Historical Mineral Pigments, Volume II
A special issue of Minerals (ISSN 2075-163X). This special issue belongs to the section "Crystallography and Physical Chemistry of Minerals & Nanominerals".
Deadline for manuscript submissions: 20 August 2024 | Viewed by 4232
Interests: cultural heritage; cleaning; consolidation; water-repelling; tempera paints; non-invasive techniques
Special Issues, Collections and Topics in MDPI journals
In recent decades, a great body of scientific articles has emerged in specialized literature addressing the chemical–mineralogical composition, and morphological and physical characterization of natural and (premodern) synthetic historical mineral pigments. These include metallic pigments and clay-based pigments, embedded in artistic paintings, glass, painted enamel, ceramics, textiles, beads, etc. Often, these studies are performed by interdisciplinary research teams with crucial contributions by experts from the areas of mineralogy, crystallography, and geochemistry to correctly address questions arising with regard to pigment source, pigment manufacturing process, interactions between pigments, and weathering mechanisms or lightfastness, among other inquiries, since formation and transformation of mineral phases are processes involved in the research. Such investigations will provide essential clues to unravel pigment technological achievements, dating, trade routes, or pigment fingerprints for author/region adscriptions, as well as offering information to optimize conservation and/or restoration strategies of painted or colored artworks.
However, more light needs to be shed on specific issues. Particularly in historic paintings, in-depth studies are required to focus on pigment–(organic) binder interaction under diverse exposure scenarios; (urban and marine) air pollution-induced weathering; mitigation protocols so as to retard the photodegradation of pigments contained in paintings; biodeterioration due to microorganisms or insect debris, as well as the impact of airborne organic particles; pigment susceptibility to weathering considering its morphology, associated impurities, and particle size, with special attention to the presence of nanoparticles; detailed characterization of carbon-, clay- and earth-pigments; radiation damage during analysis; effects of surface cleaning and protection treatments; and application of novel analytical methodologies based on hyphenated techniques that offer remarkable advantages in the analysis of complex paintings (hybrid composite materials). All of these topics are welcome to be tackled in this Special Issue.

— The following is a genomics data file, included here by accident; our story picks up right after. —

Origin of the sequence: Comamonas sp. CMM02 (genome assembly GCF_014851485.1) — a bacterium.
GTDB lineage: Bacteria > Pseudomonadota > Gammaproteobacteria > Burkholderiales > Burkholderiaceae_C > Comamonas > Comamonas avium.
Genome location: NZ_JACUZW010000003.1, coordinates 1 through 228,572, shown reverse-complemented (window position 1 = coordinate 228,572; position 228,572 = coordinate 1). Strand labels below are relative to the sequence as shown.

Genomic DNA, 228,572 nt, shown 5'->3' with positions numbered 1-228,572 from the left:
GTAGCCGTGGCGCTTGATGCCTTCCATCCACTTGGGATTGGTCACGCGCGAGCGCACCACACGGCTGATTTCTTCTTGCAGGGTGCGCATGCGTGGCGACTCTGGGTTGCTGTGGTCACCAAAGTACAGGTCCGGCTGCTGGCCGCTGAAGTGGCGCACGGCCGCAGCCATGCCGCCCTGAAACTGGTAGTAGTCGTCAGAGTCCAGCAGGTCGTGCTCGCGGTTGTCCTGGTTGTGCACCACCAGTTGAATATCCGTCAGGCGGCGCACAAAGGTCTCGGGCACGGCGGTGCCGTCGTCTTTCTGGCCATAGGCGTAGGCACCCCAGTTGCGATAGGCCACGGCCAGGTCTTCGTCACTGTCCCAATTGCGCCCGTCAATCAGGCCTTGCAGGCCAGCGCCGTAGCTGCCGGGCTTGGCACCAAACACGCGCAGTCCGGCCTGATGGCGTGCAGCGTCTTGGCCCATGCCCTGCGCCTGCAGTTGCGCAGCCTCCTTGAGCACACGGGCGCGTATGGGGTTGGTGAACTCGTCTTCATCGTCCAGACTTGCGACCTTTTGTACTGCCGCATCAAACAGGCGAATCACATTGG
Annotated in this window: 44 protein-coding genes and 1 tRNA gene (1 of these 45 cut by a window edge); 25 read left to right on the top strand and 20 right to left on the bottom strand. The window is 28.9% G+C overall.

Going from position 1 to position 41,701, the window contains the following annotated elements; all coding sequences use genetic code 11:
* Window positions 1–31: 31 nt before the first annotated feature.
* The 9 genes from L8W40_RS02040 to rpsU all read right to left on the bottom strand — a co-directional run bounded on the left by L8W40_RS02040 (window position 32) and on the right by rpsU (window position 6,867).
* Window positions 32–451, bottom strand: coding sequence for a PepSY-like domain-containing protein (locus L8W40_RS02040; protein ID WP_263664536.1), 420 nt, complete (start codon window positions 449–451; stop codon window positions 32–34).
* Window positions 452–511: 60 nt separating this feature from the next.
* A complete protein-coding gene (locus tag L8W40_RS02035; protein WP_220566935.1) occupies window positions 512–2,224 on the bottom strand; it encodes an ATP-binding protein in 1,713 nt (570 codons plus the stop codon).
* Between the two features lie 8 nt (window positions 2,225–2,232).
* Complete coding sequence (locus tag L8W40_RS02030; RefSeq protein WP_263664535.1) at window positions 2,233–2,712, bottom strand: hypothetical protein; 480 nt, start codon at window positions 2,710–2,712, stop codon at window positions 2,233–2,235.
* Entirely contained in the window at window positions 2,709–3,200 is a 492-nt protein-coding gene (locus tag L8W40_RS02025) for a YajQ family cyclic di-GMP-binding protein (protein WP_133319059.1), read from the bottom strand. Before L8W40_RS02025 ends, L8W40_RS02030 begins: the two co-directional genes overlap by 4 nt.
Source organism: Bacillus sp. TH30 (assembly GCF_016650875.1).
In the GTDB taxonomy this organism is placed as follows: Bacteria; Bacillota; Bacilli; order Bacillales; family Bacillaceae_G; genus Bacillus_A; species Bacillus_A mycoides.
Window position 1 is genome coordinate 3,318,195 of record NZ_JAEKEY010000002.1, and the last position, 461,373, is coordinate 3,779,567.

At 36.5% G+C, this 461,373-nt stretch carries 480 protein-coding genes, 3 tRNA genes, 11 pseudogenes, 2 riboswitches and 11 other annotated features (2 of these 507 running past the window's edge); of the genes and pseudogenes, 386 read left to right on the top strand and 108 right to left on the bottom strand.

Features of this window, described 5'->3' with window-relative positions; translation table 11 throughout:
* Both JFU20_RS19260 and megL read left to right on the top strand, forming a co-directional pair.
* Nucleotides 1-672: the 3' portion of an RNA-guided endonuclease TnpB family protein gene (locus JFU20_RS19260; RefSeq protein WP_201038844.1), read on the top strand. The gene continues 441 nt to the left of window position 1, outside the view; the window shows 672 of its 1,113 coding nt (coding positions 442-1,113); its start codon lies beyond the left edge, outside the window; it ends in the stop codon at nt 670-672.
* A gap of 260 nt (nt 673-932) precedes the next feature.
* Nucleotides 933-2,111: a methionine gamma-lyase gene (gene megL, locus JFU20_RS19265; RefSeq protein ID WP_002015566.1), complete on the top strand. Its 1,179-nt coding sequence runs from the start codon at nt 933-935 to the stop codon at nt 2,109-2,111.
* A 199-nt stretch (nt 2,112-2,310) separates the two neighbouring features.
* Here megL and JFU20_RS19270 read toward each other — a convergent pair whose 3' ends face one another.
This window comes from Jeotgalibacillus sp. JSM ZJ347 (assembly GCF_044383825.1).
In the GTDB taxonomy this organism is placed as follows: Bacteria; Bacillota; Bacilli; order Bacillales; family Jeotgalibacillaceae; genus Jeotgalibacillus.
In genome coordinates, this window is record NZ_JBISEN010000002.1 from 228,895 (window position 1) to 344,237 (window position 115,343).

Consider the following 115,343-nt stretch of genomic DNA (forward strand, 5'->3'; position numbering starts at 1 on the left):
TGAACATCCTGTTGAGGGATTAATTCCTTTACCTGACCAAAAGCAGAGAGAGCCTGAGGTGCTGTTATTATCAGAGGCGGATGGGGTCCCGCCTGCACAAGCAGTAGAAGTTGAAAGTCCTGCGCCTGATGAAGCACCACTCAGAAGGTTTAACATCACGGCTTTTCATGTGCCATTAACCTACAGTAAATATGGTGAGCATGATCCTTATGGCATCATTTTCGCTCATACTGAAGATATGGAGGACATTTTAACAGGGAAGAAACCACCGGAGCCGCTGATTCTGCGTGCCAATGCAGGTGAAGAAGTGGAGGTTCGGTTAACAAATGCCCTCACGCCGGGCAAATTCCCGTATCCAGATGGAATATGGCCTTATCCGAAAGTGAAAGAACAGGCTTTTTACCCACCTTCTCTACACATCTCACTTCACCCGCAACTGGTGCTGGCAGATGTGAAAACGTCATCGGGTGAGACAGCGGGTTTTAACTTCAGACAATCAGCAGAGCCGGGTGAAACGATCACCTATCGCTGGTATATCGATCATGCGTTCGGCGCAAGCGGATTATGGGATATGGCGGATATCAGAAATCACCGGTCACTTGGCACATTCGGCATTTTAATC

Dr. Santiago Pozo-Antonio
Manuscript Submission Information
Manuscripts should be submitted online at www.mdpi.com by registering and logging in to this website. Once you are registered, click here to go to the submission form. Manuscripts can be submitted until the deadline. All submissions that pass pre-check are peer-reviewed. Accepted papers will be published continuously in the journal (as soon as accepted) and will be listed together on the special issue website. Research articles, review articles as well as short communications are invited. For planned papers, a title and short abstract (about 100 words) can be sent to the Editorial Office for announcement on this website.
Submitted manuscripts should not have been published previously, nor be under consideration for publication elsewhere (except conference proceedings papers). All manuscripts are thoroughly refereed through a single-blind peer-review process. A guide for authors and other relevant information for submission of manuscripts is available on the Instructions for Authors page. Minerals is an international peer-reviewed open access monthly journal published by MDPI.
Please visit the Instructions for Authors page before submitting a manuscript. The Article Processing Charge (APC) for publication in this open access journal is 2400 CHF (Swiss Francs). Submitted papers should be well formatted and use good English. Authors may use MDPI's English editing service prior to publication or during author revisions.
- heritage science
- mineral pigments
- physical–chemical degradation
- protection treatments
- hyphenated analytical techniques
The below list represents only planned manuscripts. Some of these manuscripts have not been received by the Editorial Office yet. Papers submitted to MDPI journals are subject to peer-review.
1. Title: The Myrrhbearers wall painting and the Onion Dome decorations of the Holy Aedicule of the Holy Sepulchre in Jerusalem: Pigments and plasters analytical investigation
Authors: Ekaterini T. Delegou, Ioanna Ntoutsi, Maria Apostolopoulou, Antonia Moropoulou